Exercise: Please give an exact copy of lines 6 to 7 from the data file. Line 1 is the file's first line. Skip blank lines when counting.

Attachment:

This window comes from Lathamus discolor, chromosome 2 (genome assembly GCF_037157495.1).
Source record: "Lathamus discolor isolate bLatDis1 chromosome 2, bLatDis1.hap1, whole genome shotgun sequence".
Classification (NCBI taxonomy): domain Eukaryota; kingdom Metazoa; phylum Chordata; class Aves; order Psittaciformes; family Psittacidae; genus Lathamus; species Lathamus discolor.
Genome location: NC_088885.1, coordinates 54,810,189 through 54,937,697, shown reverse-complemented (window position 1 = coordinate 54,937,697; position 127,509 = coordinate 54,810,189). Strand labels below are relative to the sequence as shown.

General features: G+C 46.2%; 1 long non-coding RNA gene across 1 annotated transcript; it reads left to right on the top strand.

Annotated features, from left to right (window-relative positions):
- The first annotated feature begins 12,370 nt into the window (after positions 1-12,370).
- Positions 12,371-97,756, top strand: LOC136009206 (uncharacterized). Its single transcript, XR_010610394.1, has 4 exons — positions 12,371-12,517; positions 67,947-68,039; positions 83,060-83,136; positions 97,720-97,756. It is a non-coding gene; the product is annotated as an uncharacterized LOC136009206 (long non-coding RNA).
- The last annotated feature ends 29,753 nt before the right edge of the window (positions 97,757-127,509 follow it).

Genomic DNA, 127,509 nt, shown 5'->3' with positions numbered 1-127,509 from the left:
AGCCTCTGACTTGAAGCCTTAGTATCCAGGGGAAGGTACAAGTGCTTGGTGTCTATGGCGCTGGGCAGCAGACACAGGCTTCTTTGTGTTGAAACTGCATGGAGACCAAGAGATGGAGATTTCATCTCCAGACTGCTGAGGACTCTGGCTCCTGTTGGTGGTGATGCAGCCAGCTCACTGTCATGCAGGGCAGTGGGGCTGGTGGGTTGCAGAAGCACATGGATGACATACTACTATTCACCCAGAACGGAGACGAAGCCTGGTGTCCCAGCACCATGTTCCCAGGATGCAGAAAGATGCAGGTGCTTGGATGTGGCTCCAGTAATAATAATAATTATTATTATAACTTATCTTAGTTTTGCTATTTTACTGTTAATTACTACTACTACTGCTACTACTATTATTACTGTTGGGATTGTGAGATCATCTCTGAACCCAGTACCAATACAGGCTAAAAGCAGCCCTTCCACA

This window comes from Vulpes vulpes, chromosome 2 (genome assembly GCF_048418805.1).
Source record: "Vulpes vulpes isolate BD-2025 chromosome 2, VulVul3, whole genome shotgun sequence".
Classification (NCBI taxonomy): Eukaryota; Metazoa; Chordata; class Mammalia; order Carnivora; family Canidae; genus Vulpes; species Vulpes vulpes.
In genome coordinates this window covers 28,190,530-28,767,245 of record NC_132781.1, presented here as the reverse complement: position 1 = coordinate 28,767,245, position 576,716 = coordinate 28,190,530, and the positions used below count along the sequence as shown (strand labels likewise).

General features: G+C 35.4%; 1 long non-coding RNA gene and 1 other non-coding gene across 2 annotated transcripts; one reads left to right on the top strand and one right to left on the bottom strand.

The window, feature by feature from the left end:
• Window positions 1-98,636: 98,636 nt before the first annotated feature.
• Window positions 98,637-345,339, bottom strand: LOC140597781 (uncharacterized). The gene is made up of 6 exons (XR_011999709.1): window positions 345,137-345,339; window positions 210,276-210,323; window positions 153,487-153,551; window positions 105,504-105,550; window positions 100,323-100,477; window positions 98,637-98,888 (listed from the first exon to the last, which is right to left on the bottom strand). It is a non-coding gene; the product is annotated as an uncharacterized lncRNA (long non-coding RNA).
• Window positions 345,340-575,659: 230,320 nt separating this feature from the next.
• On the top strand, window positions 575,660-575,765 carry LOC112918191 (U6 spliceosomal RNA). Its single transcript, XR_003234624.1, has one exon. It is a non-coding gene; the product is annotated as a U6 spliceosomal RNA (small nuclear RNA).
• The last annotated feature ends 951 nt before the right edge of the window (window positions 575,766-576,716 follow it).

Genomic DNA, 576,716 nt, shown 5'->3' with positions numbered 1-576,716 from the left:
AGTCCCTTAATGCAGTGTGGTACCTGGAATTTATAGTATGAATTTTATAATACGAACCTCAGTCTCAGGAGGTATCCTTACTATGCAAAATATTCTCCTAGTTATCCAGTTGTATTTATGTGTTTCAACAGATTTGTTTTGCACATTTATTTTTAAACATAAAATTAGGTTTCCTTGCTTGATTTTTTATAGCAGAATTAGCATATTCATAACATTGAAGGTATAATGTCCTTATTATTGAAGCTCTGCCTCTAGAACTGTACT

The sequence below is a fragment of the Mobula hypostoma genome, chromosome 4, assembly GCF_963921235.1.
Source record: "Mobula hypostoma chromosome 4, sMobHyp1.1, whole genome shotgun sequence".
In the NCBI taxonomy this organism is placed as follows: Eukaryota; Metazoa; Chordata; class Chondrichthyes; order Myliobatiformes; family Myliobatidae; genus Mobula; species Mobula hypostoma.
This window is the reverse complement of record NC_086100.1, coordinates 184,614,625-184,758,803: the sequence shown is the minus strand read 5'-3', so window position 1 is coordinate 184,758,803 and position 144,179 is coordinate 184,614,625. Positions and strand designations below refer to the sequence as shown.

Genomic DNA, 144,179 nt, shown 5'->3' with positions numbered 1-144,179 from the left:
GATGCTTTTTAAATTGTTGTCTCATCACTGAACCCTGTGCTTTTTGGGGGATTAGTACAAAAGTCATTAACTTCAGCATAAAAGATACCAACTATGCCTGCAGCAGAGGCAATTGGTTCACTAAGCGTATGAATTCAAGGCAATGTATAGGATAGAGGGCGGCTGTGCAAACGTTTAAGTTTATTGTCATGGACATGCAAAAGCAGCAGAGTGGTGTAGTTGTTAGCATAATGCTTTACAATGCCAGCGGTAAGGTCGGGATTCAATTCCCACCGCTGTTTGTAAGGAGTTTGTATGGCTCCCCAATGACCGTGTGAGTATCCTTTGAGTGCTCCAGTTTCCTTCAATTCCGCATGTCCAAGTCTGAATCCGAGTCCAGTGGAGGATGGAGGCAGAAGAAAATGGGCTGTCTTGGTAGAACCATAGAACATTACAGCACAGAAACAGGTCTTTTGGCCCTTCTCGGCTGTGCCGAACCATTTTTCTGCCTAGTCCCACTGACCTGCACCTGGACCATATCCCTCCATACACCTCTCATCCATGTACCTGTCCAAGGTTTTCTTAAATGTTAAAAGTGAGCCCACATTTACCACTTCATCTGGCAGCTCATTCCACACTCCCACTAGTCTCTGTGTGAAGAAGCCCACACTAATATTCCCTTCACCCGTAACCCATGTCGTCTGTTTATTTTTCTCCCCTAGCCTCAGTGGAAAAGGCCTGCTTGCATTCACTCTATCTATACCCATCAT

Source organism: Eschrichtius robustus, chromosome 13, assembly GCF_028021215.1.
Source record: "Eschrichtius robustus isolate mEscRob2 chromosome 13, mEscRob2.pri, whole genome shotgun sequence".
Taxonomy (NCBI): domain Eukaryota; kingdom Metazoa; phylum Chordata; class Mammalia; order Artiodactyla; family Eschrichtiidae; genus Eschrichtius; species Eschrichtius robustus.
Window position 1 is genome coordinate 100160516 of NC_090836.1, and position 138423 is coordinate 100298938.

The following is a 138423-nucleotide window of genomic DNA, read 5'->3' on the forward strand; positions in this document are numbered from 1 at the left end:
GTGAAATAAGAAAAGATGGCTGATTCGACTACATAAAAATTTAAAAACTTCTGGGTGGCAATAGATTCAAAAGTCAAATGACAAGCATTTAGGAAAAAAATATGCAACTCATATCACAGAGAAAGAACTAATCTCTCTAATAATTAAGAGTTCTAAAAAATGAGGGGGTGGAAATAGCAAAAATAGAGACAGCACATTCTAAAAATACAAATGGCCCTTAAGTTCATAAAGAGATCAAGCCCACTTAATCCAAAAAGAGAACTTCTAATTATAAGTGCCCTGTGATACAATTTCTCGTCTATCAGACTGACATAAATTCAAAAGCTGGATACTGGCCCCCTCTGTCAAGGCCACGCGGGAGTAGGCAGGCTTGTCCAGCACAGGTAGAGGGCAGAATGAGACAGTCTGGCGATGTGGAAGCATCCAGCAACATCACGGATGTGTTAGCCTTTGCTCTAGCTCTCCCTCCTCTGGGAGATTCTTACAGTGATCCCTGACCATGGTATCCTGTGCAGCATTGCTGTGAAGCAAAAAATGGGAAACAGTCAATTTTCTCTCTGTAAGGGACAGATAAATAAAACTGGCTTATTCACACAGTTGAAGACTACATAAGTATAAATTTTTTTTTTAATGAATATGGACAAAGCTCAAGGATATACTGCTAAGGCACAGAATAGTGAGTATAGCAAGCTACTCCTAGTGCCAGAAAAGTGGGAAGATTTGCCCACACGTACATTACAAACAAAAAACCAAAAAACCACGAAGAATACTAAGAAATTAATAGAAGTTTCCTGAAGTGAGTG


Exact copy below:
Annotated features, from left to right (window-relative positions):
- The first annotated feature begins 12,370 nt into the window (after positions 1-12,370).